Sunday, August 16, 2015
Desecration of a Tree in a Churchyard
38. Aoir Dhòmhnaill GhranndId. (translation of a few stanzas of the poem; the ghost is speaking):
Sam Thorburn can be heard describing the circumstances that gave rise to this poem in Tobar an Dualchais. Sheep were climbing the wall of Dòmhnall Grannd's cabbage patch. He intended to protect it by blocking the breaches in the wall with branches he cut under cover of darkness from a tree growing in Cill Chomhghain churchyard in Glendale. On hearing of this, Iain Dubh composed his poem in which the hapless Dòmhnall is visited by the ghost of Tiel, the son of a Norwegian king, found washed ashore at Loch Pooltiel, said to have been the first person to have been buried in the graveyard and to have given the loch its name. The recitations of Sam Thorburn and Peigi Shamaidh use a stentorian voice for the ghost upbraiding the wheedling and terrified Dòmhnall for undertaking such a hideous crime as the desecration of the tree. While there is much humour in the poem, it reflects both something of the reverence given to trees in the Gaelic tradition and the degree of control levied traditionally by poets on members of their community through praise and satire.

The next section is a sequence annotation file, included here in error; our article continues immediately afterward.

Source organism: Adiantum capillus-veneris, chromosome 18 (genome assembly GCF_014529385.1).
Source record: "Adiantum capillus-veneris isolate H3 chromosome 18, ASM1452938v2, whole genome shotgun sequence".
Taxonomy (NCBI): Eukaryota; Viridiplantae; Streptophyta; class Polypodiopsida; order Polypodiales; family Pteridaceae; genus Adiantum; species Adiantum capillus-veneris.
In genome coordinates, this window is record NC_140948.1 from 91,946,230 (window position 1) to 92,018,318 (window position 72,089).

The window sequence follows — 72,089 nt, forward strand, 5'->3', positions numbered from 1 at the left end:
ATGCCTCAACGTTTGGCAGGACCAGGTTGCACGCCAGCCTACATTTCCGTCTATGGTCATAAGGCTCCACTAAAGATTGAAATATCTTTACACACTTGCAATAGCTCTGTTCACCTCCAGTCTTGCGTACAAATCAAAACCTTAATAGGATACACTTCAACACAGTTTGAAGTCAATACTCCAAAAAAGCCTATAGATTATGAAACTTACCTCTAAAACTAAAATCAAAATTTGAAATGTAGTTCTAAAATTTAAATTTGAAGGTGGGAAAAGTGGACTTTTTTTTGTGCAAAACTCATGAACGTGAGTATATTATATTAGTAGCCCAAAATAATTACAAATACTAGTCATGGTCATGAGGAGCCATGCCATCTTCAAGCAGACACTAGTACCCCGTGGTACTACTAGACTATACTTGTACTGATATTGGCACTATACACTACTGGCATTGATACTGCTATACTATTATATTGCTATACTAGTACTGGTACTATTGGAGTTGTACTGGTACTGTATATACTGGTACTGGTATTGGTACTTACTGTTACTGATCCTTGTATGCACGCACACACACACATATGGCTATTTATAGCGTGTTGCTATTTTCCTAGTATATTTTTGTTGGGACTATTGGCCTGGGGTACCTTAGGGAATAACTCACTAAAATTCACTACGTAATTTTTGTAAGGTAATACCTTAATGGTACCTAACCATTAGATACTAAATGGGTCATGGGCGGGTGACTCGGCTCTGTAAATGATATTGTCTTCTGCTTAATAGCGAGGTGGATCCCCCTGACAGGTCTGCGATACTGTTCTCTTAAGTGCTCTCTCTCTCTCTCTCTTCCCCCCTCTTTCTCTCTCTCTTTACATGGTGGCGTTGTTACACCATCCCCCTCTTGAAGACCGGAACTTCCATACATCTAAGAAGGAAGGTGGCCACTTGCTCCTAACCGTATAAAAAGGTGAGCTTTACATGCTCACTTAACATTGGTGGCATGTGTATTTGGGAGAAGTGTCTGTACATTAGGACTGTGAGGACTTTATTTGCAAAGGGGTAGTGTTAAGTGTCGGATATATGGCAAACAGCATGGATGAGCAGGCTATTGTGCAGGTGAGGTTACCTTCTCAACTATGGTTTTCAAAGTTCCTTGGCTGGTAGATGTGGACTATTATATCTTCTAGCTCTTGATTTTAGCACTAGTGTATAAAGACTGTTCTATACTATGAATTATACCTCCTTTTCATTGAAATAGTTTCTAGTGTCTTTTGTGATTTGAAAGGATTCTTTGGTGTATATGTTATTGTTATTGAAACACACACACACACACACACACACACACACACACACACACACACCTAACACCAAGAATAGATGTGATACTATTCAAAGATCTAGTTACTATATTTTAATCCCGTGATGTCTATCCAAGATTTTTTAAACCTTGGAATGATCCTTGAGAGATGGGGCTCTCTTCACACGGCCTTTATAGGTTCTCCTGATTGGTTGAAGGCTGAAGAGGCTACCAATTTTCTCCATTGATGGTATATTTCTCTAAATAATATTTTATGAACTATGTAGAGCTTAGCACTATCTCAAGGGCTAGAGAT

4. Man, don't take fright at my appearance,
though you've sadly removed me from glory;
if I've come to your dwelling on a visit,
it isn't to ask for you with cheer and a greeting.
Your axe in the night brought sorrow
to the saints who with me were blissful;
when you chopped the shady cover of the graveyard
since in you wisdom's light was extinguished.
5. I am the spirit of Tiel, son of the King of Norway,
who was the first to be buried in the hill of Kilchoan,
to give true testament of the evil
of the act you committed tonight with your fingers.
I watched you disturbing the dead
as they lay at rest below boards,
though you managed to get back safe
with the earth of my sod on your shoes.
6. Rogue, what did you think you were doing,
when you robbed those sticks in your clutches,
an anointed bush that burst forth from the ground
by order of the enthroned Creator?
Memorial tree of widows and children,
whose beauty drew their sorrow from them,
that grew for death and for mourning us,
like the plant that cheered Jonah.